Tasted: three expressions of Barbera by Craig Camp

Winemaker and blogger Craig Camp lives in California and is the author of Wine Camp, a Points-Free zone. Check out the original post here.

The old saying two sides of the same coin all to often applies to wines these days. Diversity is drowned in the head on pursuit of Points. We can’t really criticize wineries for seeking financial success. I know that it’s strange to think of an elite winery having to make a buck in these days of multi-multi-million dollar wine temples, but it’s a fact that some producers actually have to turn a profit to stay in business. Blaming them for Point hunting seems a bit disingenuous when both the trade and wine buyers are so Point drunk.

Recently I tasted three wines from the same variety and region. Each could not have been more wonderful, lovely or good at what they were trying to be. Each winemaker had a different goal and achieved it. To somehow rank these wines is silly as they were made with different visions, but each accomplishes that vision with equal dexterity. Awarding these wines Pointless Points only confuses the consumer because to every wine there is a season — Turn, Turn, Turn.

Here were three Barbera wines from the Piemonte region of Northwestern Italy that have little in common except variety and the fact that when served with the right meal they’re almost perfect.

2006 Vietti Barbera d’Alba, Scarrone — Scarrone is Barbera presented as a great wine. From old vines planted in a vineyard that by all rights should be planted in nebbiolo for Barolo, winemaker Luca Currado crafts a powerful, magnificent Barbera that ages beautifully. That same evening we tasted the 2006 we had a 1996 Scarrone that had aged into a graceful beauty. Young Scarrone is deeply colored, concentrated, richly fruity and powerful. A wine that always gets big Points — how could it not?

2006 Brovia Barbera d’Alba DOC Sori Del Drago — Brickish with touches of brown in color, the wonderfully traditional Brovia winery has made a high strung graceful beauty. With an aromatic complexity that will please Barolo traditionalists, this firm, structured zesty wine is a wonder with classic Northern Italian dishes — I’m thinking Ossobucco Milanese. This wine is all about complexity, structure and aromatics and power. Points are not what it’s about. I feel this is an exceptional Barbera.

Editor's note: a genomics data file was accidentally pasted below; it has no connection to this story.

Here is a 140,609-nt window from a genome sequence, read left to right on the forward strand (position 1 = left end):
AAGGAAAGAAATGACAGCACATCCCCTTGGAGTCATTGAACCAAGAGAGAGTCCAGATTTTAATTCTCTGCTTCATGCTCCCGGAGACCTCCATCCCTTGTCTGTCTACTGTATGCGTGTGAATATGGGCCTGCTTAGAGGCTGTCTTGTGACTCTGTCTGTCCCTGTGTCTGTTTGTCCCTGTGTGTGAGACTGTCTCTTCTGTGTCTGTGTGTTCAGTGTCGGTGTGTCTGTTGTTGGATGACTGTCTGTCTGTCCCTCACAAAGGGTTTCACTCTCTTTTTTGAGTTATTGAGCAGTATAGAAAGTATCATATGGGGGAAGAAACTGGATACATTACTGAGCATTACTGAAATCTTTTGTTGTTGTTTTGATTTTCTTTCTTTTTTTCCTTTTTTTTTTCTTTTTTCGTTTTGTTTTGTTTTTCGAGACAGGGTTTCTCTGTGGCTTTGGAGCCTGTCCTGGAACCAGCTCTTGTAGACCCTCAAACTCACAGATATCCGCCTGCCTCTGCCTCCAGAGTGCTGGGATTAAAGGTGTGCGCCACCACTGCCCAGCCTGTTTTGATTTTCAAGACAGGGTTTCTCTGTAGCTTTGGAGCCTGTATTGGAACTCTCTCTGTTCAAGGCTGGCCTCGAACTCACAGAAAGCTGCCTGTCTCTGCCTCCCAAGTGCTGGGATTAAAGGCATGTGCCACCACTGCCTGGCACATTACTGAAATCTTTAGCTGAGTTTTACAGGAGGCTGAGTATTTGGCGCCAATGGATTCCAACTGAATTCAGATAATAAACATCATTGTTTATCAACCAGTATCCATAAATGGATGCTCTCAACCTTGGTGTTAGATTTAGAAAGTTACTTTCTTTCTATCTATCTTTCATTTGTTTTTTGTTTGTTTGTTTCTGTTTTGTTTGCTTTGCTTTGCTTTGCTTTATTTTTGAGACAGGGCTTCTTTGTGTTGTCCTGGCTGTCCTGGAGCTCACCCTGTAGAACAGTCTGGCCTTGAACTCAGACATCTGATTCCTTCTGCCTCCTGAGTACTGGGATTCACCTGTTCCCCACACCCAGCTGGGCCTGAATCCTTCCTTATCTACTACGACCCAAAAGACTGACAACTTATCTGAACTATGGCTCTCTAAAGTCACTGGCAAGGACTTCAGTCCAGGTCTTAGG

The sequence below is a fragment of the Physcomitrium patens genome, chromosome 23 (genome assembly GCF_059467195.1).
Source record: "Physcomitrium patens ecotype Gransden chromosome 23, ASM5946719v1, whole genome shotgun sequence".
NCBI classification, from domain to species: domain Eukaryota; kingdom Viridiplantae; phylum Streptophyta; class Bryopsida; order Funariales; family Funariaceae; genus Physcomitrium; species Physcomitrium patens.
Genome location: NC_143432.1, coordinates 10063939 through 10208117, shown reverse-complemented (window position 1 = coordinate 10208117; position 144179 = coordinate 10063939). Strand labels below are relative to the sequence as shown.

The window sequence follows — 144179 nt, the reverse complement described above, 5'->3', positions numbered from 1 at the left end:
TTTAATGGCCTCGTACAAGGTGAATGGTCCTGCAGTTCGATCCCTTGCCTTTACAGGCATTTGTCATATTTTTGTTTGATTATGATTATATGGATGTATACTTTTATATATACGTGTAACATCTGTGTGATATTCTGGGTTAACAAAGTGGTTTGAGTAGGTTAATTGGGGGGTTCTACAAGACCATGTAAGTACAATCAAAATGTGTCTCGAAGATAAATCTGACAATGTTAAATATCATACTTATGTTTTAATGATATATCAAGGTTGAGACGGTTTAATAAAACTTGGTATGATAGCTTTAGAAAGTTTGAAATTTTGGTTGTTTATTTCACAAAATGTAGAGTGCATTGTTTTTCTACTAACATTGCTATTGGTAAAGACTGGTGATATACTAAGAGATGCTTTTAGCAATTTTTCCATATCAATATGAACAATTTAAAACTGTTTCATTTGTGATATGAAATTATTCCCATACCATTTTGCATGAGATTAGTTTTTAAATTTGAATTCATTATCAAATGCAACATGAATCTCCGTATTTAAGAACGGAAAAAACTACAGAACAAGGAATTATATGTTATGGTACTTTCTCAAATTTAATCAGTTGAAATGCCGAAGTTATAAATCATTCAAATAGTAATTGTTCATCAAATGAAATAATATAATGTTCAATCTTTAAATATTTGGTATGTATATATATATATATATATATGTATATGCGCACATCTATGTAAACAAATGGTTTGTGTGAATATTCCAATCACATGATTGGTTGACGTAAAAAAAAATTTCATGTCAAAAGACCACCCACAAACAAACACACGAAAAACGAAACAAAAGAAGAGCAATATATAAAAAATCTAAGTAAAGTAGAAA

2007 Fontanafredda, Barbera Piemonte, Briccotondo — Purple, fresh and lip-smacking good. A bright, fresh, fruity modern wine that still tips its hat to real Barbera character. The nice acid pucker underneath the veneer of sweet dark fruit reminds you that this is indeed an Italian wine. I’m buying this for ten bucks at Cost Plus and I can think of few better values in a wine at this price. Most wines at this price range have a innocuous jammy sweet fruitiness that quickly bores. There is nothing boring about this fun and delicious wine. Eating pizza or simple spaghetti con pomodoro? This is your wine.

To rank these three lovely wines is Pointless as each served with the right foods will appropriately show their charms. Appropriate is the right word and that responsibility lies with the consumer because if you follow Points, you’ll be led astray at the table.

Craig Camp

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5 thoughts on “Tasted: three expressions of Barbera by Craig Camp

  1. Craig:

    Well said, as usual. All of us need to communicate the message that style has so much to do with wine. As you wrote, does a Barbera meant for pizza mean that it is less of a wine than a “serious” Barbera that can age for a decade?

    It’s like going to a picnic versus going to a white tablecloth restaurant. You’ll enjoy more “serious” wines at the restaurant, but does that mean they’ll be better than the simple, refreshing wines you enjoy at the picnic with your grilled food and salads?

    Variety is what life is all about – not points.

  2. You raised some interesting points in your post. Thanks for that. Hope you don’t mind me dropping by. Kind regards.

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